Prime Minister Justin Trudeau has announced the appointment Saskatoon’s Tom Molloy as the 22nd lieutenant-governor of Saskatchewan.
Molloy is known for being a well-respected lawyer and negotiator, who’s helped reach numerous agreements and treaty settlements with Indigenous peoples across Canada.
Molloy was responsible for leading the team that negotiated the first modern-day treaty in the history of British Columbia, the Nisga’a Final Agreement.
He was also the chief negotiator for the federal government during the Nunavut Land Claim Agreement, which eventually resulted in the creation of the Territory of Nunavut in 1999.
Between 2001 to 2007, he also served as chancellor of the University of Saskatchewan.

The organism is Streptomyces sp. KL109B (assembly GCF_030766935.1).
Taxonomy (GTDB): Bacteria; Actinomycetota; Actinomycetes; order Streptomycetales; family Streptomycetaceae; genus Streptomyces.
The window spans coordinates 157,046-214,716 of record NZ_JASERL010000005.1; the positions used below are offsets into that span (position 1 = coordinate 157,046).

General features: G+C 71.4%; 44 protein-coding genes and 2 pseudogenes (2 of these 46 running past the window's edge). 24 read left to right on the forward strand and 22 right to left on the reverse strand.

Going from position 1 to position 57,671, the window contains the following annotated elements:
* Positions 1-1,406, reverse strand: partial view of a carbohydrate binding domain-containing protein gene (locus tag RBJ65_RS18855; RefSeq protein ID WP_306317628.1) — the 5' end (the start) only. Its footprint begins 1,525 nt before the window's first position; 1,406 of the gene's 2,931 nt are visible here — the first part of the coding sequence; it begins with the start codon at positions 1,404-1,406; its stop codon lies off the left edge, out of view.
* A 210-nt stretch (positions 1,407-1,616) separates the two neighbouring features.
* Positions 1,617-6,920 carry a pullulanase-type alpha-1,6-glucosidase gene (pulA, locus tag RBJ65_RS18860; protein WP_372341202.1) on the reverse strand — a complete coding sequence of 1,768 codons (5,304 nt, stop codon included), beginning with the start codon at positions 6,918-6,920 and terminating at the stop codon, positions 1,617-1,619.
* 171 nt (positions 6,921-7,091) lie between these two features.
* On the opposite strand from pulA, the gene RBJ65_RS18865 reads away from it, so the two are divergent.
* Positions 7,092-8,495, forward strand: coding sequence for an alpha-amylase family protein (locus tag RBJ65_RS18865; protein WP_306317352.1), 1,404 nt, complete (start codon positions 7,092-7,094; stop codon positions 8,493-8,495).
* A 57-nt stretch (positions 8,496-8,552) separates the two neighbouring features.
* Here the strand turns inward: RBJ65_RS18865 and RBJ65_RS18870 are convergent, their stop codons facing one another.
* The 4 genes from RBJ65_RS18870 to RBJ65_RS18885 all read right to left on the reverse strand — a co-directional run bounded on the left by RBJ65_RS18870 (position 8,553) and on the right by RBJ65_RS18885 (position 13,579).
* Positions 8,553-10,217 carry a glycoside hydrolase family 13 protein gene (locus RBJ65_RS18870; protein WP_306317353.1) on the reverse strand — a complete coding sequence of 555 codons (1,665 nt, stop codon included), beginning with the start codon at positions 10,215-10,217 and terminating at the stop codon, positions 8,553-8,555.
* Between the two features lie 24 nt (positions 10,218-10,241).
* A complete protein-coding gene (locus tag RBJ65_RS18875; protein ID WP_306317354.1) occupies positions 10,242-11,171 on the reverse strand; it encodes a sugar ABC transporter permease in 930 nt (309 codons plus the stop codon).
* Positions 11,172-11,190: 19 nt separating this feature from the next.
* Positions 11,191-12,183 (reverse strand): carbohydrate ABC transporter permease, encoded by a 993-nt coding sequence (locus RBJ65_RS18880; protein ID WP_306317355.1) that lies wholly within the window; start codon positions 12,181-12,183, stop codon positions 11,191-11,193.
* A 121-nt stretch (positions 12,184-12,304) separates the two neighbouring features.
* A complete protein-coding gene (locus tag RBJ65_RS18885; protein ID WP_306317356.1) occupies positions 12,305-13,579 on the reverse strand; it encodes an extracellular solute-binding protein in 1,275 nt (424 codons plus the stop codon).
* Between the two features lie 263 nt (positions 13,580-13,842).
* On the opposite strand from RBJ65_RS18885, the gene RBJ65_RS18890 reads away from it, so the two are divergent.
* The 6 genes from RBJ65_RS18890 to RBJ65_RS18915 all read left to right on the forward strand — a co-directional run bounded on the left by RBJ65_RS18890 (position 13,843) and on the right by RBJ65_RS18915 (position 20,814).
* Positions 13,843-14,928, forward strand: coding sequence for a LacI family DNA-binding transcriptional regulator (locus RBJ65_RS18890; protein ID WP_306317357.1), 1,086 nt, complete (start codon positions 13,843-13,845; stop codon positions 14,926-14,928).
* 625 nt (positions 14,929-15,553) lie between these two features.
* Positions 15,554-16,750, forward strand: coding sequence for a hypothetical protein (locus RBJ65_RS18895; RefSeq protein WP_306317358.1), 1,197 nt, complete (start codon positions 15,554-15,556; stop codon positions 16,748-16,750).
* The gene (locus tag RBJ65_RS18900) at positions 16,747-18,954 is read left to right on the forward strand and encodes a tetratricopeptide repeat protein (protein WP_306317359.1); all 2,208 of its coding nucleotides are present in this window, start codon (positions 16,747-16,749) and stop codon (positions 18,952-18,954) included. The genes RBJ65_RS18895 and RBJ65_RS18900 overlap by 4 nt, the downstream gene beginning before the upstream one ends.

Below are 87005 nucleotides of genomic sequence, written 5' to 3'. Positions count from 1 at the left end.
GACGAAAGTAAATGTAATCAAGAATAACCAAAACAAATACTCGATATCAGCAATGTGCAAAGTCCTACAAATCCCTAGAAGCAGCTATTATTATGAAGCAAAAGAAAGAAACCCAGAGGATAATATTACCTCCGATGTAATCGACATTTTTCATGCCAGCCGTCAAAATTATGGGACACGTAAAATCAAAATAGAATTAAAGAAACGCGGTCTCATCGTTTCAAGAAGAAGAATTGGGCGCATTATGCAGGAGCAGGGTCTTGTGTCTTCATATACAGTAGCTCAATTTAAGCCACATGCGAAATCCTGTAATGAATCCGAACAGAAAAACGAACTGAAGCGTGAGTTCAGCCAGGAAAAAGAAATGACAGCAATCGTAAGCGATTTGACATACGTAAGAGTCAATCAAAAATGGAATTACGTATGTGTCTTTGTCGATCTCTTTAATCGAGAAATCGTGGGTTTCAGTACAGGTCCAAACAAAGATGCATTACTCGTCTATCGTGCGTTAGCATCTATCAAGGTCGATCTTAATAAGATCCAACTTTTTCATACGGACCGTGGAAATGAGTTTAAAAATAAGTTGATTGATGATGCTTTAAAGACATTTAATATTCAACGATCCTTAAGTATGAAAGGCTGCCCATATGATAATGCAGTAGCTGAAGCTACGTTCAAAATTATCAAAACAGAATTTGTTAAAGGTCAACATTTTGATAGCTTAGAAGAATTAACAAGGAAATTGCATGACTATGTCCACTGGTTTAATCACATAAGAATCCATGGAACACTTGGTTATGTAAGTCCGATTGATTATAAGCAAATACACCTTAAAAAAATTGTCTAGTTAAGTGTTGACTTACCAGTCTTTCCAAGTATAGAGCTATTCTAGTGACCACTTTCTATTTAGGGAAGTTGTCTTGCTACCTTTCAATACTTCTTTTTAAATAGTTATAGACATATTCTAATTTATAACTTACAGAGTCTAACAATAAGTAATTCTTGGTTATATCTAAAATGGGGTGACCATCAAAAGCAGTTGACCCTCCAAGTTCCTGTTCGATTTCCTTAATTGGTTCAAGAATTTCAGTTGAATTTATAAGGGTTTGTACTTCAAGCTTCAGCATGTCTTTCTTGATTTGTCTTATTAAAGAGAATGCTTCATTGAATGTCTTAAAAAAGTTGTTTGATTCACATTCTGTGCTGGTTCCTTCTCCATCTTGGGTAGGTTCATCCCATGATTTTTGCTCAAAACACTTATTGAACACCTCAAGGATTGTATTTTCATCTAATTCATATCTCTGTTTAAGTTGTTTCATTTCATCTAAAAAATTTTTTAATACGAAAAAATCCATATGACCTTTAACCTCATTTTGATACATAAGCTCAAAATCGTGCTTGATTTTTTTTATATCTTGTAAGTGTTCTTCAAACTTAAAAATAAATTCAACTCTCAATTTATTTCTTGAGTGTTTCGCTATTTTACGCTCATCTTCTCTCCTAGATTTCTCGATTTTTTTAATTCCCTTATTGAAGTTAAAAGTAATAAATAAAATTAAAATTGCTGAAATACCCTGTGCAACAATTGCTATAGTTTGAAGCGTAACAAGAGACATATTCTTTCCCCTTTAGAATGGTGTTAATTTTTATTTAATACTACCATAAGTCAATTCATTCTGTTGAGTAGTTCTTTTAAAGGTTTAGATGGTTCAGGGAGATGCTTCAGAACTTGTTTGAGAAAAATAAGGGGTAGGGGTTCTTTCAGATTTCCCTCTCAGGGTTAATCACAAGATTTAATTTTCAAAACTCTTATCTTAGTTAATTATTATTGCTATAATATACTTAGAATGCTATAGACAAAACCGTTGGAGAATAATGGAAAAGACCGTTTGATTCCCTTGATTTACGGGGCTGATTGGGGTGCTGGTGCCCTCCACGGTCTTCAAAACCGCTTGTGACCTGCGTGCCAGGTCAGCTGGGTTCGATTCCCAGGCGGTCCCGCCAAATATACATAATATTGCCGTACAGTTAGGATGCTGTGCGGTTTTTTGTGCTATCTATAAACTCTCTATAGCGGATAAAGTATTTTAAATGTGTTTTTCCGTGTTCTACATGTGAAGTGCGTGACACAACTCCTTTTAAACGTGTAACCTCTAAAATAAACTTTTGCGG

“Mr. Molloy is an outstanding negotiator who has played a central role in numerous agreements and treaty settlements with Indigenous peoples. His contributions are felt from coast to coast to coast, and have helped reshape this country,” Trudeau said in a news release on Monday.
“He is an excellent choice as Saskatchewan’s next lieutenant-governor, and I know that he will represent the people of this province well.”
Canada’s Gov. Gen. Julie Payette appointed Molloy as lieutenant-governor with the recommendation of Prime Minister Trudeau.
Molloy replaces outgoing Lt.-Gov. Vaughn Solomon Schofield, who served the province since 2012.
Lieutenant-governors represent Queen Elizabeth II in their provinces. They perform the Queen’s duties, such as granting royal assent to provincial laws and visiting communities. Their terms last a minimum of five years.